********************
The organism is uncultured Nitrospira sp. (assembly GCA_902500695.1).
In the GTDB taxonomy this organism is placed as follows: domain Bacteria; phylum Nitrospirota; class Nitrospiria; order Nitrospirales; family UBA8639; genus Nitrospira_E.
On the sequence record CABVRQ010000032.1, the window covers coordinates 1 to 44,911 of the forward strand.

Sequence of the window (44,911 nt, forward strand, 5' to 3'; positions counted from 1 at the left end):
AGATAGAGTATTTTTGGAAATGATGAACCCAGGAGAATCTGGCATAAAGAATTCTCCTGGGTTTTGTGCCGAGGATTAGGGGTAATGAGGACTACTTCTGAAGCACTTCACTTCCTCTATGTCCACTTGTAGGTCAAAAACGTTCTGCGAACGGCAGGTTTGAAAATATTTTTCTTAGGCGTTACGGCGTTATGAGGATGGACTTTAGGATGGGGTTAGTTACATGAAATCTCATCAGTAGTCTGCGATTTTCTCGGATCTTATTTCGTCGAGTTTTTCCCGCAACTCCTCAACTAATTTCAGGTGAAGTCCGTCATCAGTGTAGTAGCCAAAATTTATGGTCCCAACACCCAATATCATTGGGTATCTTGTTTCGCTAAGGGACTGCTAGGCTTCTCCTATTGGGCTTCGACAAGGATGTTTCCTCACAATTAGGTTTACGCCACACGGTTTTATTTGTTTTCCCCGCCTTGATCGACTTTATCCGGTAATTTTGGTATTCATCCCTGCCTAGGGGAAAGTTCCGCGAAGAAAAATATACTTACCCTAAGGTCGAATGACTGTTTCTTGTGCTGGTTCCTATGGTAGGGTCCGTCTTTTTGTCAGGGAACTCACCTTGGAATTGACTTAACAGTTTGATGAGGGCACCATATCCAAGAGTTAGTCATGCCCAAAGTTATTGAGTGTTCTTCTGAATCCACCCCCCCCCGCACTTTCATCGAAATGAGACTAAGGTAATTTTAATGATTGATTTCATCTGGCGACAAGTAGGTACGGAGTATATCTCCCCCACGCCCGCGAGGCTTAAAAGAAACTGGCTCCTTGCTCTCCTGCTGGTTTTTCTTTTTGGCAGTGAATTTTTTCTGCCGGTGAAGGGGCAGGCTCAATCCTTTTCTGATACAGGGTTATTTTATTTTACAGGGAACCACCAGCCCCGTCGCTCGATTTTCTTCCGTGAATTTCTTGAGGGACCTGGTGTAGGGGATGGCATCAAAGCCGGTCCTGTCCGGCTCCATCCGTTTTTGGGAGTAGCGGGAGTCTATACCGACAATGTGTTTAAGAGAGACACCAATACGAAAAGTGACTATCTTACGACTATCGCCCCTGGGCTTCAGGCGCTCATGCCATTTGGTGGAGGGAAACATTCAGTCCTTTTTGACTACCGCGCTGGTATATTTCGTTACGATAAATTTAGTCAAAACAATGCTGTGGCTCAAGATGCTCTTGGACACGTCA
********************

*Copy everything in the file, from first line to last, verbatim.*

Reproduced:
The organism is uncultured Nitrospira sp. (assembly GCA_902500695.1).
In the GTDB taxonomy this organism is placed as follows: domain Bacteria; phylum Nitrospirota; class Nitrospiria; order Nitrospirales; family UBA8639; genus Nitrospira_E.
On the sequence record CABVRQ010000032.1, the window covers coordinates 1 to 44,911 of the forward strand.

Sequence of the window (44,911 nt, forward strand, 5' to 3'; positions counted from 1 at the left end):
AGATAGAGTATTTTTGGAAATGATGAACCCAGGAGAATCTGGCATAAAGAATTCTCCTGGGTTTTGTGCCGAGGATTAGGGGTAATGAGGACTACTTCTGAAGCACTTCACTTCCTCTATGTCCACTTGTAGGTCAAAAACGTTCTGCGAACGGCAGGTTTGAAAATATTTTTCTTAGGCGTTACGGCGTTATGAGGATGGACTTTAGGATGGGGTTAGTTACATGAAATCTCATCAGTAGTCTGCGATTTTCTCGGATCTTATTTCGTCGAGTTTTTCCCGCAACTCCTCAACTAATTTCAGGTGAAGTCCGTCATCAGTGTAGTAGCCAAAATTTATGGTCCCAACACCCAATATCATTGGGTATCTTGTTTCGCTAAGGGACTGCTAGGCTTCTCCTATTGGGCTTCGACAAGGATGTTTCCTCACAATTAGGTTTACGCCACACGGTTTTATTTGTTTTCCCCGCCTTGATCGACTTTATCCGGTAATTTTGGTATTCATCCCTGCCTAGGGGAAAGTTCCGCGAAGAAAAATATACTTACCCTAAGGTCGAATGACTGTTTCTTGTGCTGGTTCCTATGGTAGGGTCCGTCTTTTTGTCAGGGAACTCACCTTGGAATTGACTTAACAGTTTGATGAGGGCACCATATCCAAGAGTTAGTCATGCCCAAAGTTATTGAGTGTTCTTCTGAATCCACCCCCCCCCGCACTTTCATCGAAATGAGACTAAGGTAATTTTAATGATTGATTTCATCTGGCGACAAGTAGGTACGGAGTATATCTCCCCCACGCCCGCGAGGCTTAAAAGAAACTGGCTCCTTGCTCTCCTGCTGGTTTTTCTTTTTGGCAGTGAATTTTTTCTGCCGGTGAAGGGGCAGGCTCAATCCTTTTCTGATACAGGGTTATTTTATTTTACAGGGAACCACCAGCCCCGTCGCTCGATTTTCTTCCGTGAATTTCTTGAGGGACCTGGTGTAGGGGATGGCATCAAAGCCGGTCCTGTCCGGCTCCATCCGTTTTTGGGAGTAGCGGGAGTCTATACCGACAATGTGTTTAAGAGAGACACCAATACGAAAAGTGACTATCTTACGACTATCGCCCCTGGGCTTCAGGCGCTCATGCCATTTGGTGGAGGGAAACATTCAGTCCTTTTTGACTACCGCGCTGGTATATTTCGTTACGATAAATTTAGTCAAAACAATGCTGTGGCTCAAGATGCTCTTGGACACGTCA